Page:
Went to MPEG this evening for Bill Pankow‘s editing masterclass.
He showed clips from the films he’s worked on over the years – including a deleted musical number from the Black Dahlia – burnt onto a DVD from his Avid this very morning.
Here are some of the things he said during and after the seminar.
If you have to choose between making a smooth cut between to a performance that isn’t so great and a jarring cut to the best performance, go for performance very time: “Performance is King… or Queen”
When you’re up for a job editing a film with a director that’s new to you, you get to close the deal by having a short interview. These last for twenty minutes or so, and revolve around the screenplay of the proposed film. As the editor, you should have read the screenplay and be able to come up with various complimentary things to say about it. Bill says that you on to a pretty sure thing by saying that the third act needs a lot of work, because the third act always needs a lot of work.
The director will want to know how forceful you’ll be about any ideas you want to contribute. Some directors what editors who will challenge their conceptions of the film, others want a pair of hands who won’t volunteer any of their own ideas. It’s up to the individual editor to work out if they can be one or the other. The main point of the meeting is to see if you’ll be able to get on with each other over a period of many months working together.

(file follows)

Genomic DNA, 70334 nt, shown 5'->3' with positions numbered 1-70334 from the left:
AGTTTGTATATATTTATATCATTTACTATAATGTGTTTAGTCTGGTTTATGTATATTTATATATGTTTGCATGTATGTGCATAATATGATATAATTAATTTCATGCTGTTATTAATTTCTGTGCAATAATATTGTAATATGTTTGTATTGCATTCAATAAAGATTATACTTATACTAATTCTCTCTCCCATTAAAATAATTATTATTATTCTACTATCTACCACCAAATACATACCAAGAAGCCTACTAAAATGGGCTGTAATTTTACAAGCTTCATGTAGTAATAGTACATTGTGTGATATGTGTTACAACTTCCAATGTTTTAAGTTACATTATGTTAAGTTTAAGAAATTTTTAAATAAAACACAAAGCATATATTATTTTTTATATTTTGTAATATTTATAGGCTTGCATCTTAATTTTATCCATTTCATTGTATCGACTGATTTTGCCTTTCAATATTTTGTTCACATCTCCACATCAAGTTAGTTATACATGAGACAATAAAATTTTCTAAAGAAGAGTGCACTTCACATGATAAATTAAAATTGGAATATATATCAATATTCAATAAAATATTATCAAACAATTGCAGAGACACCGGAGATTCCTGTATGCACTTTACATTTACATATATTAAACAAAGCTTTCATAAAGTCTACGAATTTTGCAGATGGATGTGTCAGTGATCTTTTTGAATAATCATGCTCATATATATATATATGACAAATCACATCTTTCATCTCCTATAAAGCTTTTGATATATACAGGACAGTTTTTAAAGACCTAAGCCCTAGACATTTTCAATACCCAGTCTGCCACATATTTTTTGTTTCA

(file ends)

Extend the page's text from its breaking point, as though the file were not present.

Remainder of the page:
When starting a job, Bill likes to read around the subject. Sometimes the books are quite tangential to the source of the screenplay story, but he never knows what elements will bubble up from his reading and influence his ideas when making editing choices about the film.
Bill says that editors “make a large contribution to the writing of films.”
The highlights will be posted at the new section of the Manhattan Edit Workshop website known as ‘The Vault’ – a place where you can access clips of many famous editors talking tradecraft at previous masterclasses.